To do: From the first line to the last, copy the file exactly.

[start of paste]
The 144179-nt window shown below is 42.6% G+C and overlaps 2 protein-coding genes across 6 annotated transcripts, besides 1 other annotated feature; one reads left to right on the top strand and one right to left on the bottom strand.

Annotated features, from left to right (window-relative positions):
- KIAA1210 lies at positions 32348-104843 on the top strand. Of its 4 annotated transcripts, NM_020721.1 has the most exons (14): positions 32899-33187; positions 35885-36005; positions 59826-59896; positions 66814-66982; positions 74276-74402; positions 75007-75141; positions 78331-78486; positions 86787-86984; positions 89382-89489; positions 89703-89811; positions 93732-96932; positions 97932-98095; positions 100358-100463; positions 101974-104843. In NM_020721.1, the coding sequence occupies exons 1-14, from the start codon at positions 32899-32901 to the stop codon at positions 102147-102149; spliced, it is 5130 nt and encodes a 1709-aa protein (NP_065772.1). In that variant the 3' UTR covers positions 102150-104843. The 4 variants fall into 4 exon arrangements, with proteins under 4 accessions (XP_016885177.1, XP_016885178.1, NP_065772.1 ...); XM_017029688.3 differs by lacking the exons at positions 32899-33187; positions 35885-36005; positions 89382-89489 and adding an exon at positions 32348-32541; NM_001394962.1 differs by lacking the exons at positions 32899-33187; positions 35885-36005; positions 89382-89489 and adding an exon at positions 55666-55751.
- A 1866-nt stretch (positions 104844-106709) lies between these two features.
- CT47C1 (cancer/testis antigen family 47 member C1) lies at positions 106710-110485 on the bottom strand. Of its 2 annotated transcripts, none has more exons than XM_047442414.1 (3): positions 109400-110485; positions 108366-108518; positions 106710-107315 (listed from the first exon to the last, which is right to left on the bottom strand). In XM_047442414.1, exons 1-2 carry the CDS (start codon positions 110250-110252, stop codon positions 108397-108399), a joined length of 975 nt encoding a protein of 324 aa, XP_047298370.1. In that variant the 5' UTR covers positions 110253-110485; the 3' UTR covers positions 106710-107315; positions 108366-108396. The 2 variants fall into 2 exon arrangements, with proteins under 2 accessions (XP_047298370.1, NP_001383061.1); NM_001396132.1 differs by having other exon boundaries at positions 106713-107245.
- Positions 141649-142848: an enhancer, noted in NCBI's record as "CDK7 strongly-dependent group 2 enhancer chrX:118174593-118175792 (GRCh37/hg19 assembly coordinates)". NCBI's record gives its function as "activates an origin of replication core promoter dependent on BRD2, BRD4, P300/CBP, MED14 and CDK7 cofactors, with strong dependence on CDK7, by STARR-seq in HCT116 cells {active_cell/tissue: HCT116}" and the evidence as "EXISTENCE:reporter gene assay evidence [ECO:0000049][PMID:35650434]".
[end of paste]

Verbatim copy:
The 144179-nt window shown below is 42.6% G+C and overlaps 2 protein-coding genes across 6 annotated transcripts, besides 1 other annotated feature; one reads left to right on the top strand and one right to left on the bottom strand.

Annotated features, from left to right (window-relative positions):
- KIAA1210 lies at positions 32348-104843 on the top strand. Of its 4 annotated transcripts, NM_020721.1 has the most exons (14): positions 32899-33187; positions 35885-36005; positions 59826-59896; positions 66814-66982; positions 74276-74402; positions 75007-75141; positions 78331-78486; positions 86787-86984; positions 89382-89489; positions 89703-89811; positions 93732-96932; positions 97932-98095; positions 100358-100463; positions 101974-104843. In NM_020721.1, the coding sequence occupies exons 1-14, from the start codon at positions 32899-32901 to the stop codon at positions 102147-102149; spliced, it is 5130 nt and encodes a 1709-aa protein (NP_065772.1). In that variant the 3' UTR covers positions 102150-104843. The 4 variants fall into 4 exon arrangements, with proteins under 4 accessions (XP_016885177.1, XP_016885178.1, NP_065772.1 ...); XM_017029688.3 differs by lacking the exons at positions 32899-33187; positions 35885-36005; positions 89382-89489 and adding an exon at positions 32348-32541; NM_001394962.1 differs by lacking the exons at positions 32899-33187; positions 35885-36005; positions 89382-89489 and adding an exon at positions 55666-55751.
- A 1866-nt stretch (positions 104844-106709) lies between these two features.
- CT47C1 (cancer/testis antigen family 47 member C1) lies at positions 106710-110485 on the bottom strand. Of its 2 annotated transcripts, none has more exons than XM_047442414.1 (3): positions 109400-110485; positions 108366-108518; positions 106710-107315 (listed from the first exon to the last, which is right to left on the bottom strand). In XM_047442414.1, exons 1-2 carry the CDS (start codon positions 110250-110252, stop codon positions 108397-108399), a joined length of 975 nt encoding a protein of 324 aa, XP_047298370.1. In that variant the 5' UTR covers positions 110253-110485; the 3' UTR covers positions 106710-107315; positions 108366-108396. The 2 variants fall into 2 exon arrangements, with proteins under 2 accessions (XP_047298370.1, NP_001383061.1); NM_001396132.1 differs by having other exon boundaries at positions 106713-107245.
- Positions 141649-142848: an enhancer, noted in NCBI's record as "CDK7 strongly-dependent group 2 enhancer chrX:118174593-118175792 (GRCh37/hg19 assembly coordinates)". NCBI's record gives its function as "activates an origin of replication core promoter dependent on BRD2, BRD4, P300/CBP, MED14 and CDK7 cofactors, with strong dependence on CDK7, by STARR-seq in HCT116 cells {active_cell/tissue: HCT116}" and the evidence as "EXISTENCE:reporter gene assay evidence [ECO:0000049][PMID:35650434]".